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NASA Earth Science

NASA Confirms Discovery of Organism With Phosphorus-Free DNA 380

Posted by timothy
from the well-it's-not-that-shaggy dept.
GNUALMAFUERTE writes "As we mentioned before, NASA's Department of Astrobiology had an important announcement to make today. It looks like Gizmodo was right. You can watch the presentation online right now. It looks like the bacteria in question uses arsenic as a phosphorus replacement in its DNA."
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NASA Confirms Discovery of Organism With Phosphorus-Free DNA

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  • Neat, but... (Score:5, Insightful)

    by mikaelwbergene (1944966) on Thursday December 02, 2010 @02:56PM (#34421770)

    This is neat and clearly an important discovery and all, but I'd be lying if I said I wasn't a little bit disappointed.

  • by RocketRabbit (830691) on Thursday December 02, 2010 @03:01PM (#34421900)

    NASA has really started to irritate me, with their latest few announcements. Rather than just issuing the data and having a little show about its implications in NASA TV, they first make an announcement that they will make an announcement, then for a few weeks there is rampant speculation (even though it's entirely probable that the data is ready) and finally they make their announcement in a media-circus style event.

    NASA should just make the damn announcements on their web site and on their TV channel, and let the science press (read: science tabloids) publish it as they will.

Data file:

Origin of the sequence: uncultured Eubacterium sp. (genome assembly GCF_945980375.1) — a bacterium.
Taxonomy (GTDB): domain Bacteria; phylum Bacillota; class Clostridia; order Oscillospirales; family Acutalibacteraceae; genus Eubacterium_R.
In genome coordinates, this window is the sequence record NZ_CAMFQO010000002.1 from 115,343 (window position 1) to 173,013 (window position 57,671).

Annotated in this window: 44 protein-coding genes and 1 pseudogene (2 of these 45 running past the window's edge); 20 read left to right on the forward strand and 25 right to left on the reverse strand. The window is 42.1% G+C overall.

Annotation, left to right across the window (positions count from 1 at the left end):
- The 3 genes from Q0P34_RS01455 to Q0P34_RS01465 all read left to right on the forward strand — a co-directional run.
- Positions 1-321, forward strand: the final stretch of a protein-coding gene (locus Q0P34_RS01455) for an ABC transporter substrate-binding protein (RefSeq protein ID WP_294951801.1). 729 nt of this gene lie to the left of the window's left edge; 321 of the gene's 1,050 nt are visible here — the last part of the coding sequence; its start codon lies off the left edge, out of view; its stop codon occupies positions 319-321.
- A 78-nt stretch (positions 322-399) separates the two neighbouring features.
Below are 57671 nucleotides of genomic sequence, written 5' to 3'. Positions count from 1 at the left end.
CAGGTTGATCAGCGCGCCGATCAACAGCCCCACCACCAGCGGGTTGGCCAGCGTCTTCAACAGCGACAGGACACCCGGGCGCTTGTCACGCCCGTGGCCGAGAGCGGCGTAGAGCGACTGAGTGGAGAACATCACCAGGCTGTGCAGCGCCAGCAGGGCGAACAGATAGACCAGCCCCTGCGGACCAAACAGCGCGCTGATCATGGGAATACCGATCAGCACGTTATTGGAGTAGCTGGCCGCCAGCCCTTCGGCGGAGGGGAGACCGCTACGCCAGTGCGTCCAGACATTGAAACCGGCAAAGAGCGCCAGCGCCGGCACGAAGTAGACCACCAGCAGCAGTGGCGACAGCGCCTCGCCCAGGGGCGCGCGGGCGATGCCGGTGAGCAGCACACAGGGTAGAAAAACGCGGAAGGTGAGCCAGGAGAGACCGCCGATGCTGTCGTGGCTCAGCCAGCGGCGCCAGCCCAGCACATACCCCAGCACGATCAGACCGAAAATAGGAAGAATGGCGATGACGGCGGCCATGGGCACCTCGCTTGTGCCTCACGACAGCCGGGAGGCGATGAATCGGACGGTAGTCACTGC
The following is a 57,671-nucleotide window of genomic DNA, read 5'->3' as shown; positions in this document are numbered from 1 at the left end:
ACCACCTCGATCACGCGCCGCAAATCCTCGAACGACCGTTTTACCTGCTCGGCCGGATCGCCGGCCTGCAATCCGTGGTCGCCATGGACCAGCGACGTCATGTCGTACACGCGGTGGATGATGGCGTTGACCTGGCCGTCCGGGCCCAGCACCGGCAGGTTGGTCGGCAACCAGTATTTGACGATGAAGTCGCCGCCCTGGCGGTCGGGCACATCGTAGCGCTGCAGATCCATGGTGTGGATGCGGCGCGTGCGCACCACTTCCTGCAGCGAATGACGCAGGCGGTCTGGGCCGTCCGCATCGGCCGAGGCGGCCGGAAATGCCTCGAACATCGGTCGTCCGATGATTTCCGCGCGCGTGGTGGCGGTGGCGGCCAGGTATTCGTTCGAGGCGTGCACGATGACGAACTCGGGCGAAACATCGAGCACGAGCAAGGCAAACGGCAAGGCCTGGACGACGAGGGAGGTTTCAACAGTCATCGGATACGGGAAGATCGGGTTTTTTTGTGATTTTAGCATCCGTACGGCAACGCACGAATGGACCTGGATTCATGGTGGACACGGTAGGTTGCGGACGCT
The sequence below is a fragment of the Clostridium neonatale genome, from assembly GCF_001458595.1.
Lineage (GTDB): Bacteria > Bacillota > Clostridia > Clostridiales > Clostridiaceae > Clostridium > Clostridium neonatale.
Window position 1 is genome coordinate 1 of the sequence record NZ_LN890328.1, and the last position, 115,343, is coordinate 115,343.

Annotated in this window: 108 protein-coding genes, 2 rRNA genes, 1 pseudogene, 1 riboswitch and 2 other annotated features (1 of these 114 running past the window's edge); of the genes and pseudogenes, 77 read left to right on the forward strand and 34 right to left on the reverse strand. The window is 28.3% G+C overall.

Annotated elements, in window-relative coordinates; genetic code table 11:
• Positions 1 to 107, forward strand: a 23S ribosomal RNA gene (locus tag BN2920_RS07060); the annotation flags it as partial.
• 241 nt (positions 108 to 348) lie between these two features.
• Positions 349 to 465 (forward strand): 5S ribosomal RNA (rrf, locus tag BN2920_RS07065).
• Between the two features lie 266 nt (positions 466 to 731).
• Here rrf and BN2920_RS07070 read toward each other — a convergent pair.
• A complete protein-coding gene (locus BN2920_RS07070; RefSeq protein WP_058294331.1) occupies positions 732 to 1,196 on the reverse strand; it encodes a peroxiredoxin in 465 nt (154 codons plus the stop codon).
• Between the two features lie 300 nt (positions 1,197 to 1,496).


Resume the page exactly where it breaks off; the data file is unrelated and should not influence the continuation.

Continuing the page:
If their current trend continues, pretty soon NASA will be announcing their announcement of their announcement of a press conference to announce their data. It's a waste of time and energy for everybody. I don't know about you, but I simply want my news, I don't want news that there will be news of note in the near future.

  • by SleazyRidr (1563649) on Thursday December 02, 2010 @03:02PM (#34421904)

    But it's still a carbon-based life-form right?

    (Not that I'm trying to diminish this, I think it's awesome. Just trying to get my facts straight.)

  • by arth1 (260657) on Thursday December 02, 2010 @03:07PM (#34422018) Homepage Journal

    NASA has really started to irritate me, with their latest few announcements. Rather than just issuing the data and having a little show about its implications in NASA TV, they first make an announcement that they will make an announcement, then for a few weeks there is rampant speculation (even though it's entirely probable that the data is ready) and finally they make their announcement in a media-circus style event.

    They probably hired a PR manager who used to work at Apple.

  • by jfengel (409917) on Thursday December 02, 2010 @03:08PM (#34422036) Homepage Journal

    That's correct. The carbons (and hydrogens and oxygens and nitrogens) are all where they should be. It's only the phosphorus that has been swapped out, for arsenic (right below it on the periodic table).

    In fact arsenic is toxic to you precisely because it takes the place of phosphorus so easily, without doing all of the jobs. Except for this little guy, who manages to work around the differences and survive nearly phosphorus-free.

  • by digitaldc (879047) * on Thursday December 02, 2010 @03:08PM (#34422044)
    The discovery of this microorganism that can use arsenic to build its cellular components may indicate that life can form in the absence of large amounts of available phosphorus, thus increasing the probability of finding life elsewhere in the universe. The find gives weight to the long-standing idea that life on other planets may have a radically different chemical makeup and may help in hunt for alien life. [wikipedia.org]